Two top Indiana education officials said Monday that concerns about fewer new teachers entering the profession won't be simple to address.
Several education experts spoke before a state legislative committee considering the situation that's drawn attention after the Indiana Department of Education reported a 33 percent drop in the number of initial teacher licenses issued since 2009.
The state's colleges have seen similar drops in students seeking teaching degrees over the past decade, and changing that trend will be a complex task, said Teresa Lubbers, Indiana's higher education commissioner.
"Our urge is to look for a simple answer, to rush to one decision point. That would just not be a thoughtful consideration of what is a very complicated issue," said Lubbers, a former Republican state senator.
Several school districts around the state have reported having difficulty filling some teaching vacancies, especially for special education, math and science.
Some blame the decline in new teachers on school overhaul actions such as additional standardized testing of students and linking teacher pay raises to how their students perform on the test that have been adopted by the Republican-dominated Legislature in recent years.
Sen. Mark Stoops, D-Bloomington, a member of the legislative committee, said he believed worries about job satisfaction were a key factor in the drop.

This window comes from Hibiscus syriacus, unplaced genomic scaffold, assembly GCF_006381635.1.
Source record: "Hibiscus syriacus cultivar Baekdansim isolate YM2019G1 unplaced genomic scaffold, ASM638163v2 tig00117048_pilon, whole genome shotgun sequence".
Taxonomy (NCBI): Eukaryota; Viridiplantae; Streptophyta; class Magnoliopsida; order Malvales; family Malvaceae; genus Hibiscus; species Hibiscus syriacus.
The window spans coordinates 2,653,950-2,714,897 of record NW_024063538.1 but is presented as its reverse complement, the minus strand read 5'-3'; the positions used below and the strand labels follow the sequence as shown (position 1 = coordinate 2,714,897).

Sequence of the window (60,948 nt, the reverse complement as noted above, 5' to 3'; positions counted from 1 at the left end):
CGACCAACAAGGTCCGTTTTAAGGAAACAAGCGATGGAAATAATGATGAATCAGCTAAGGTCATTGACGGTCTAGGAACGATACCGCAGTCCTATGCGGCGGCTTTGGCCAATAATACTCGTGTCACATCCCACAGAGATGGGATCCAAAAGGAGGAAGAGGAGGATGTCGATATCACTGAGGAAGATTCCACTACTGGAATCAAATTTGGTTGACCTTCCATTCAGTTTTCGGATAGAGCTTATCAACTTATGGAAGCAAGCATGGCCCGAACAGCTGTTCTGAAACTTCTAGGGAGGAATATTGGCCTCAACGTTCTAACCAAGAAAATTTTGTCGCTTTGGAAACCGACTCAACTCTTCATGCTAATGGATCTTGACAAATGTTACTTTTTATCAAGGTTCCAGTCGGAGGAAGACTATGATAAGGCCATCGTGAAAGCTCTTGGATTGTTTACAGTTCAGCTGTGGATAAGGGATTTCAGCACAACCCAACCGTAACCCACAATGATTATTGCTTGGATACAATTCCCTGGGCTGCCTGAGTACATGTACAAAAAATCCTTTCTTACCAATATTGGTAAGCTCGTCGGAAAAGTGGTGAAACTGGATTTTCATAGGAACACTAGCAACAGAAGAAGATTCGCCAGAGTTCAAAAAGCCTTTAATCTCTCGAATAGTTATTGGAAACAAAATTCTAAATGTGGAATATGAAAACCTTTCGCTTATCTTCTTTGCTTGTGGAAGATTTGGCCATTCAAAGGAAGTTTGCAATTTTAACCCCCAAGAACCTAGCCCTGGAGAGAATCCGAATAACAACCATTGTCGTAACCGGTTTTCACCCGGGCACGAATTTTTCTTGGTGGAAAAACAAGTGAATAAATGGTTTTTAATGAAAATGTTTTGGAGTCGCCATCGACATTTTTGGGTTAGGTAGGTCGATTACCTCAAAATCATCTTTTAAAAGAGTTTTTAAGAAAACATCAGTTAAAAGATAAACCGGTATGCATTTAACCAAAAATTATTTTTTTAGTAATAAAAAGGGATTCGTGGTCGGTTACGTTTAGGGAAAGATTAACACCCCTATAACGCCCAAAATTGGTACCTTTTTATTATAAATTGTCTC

"We have so sharply and harshly criticized teachers and we spend so much of our time with these punitive assessments," Stoops said.
Republican legislators and some educators have disputed such arguments, pointing to similar shortages in other states.
Sandi Jacobs, vice president of the conservative-affiliated National Council on Teacher Quality, told the committee that California has seen drops in teaching-degree enrollments in colleges and it doesn't have teacher assessment rules such as Indiana.
"I think local context certainly matters, but it is a much bigger question to answer," she said.
Indiana Superintendent of Public Instruction Glenda Ritz, a Democrat, is leading a separate commission of educators she appointed to study the teacher shortage question.
Ritz told the legislative committee that it would have recommendations later this year, with initial suggestions that include paring down the number of standardized tests for students and not using those test results in teacher evaluations.
Other suggestions Ritz discussed involved improving career advancement opportunities for educators and doing more to recognize advanced training by teachers.
Legislators could consider steps to address those suggestions and others during the General Assembly's session that starts in January.
"We will go ahead and provide a report with our full recommendations," Ritz said. "From there, I assume the conversation will begin with legislative action and what that might look like."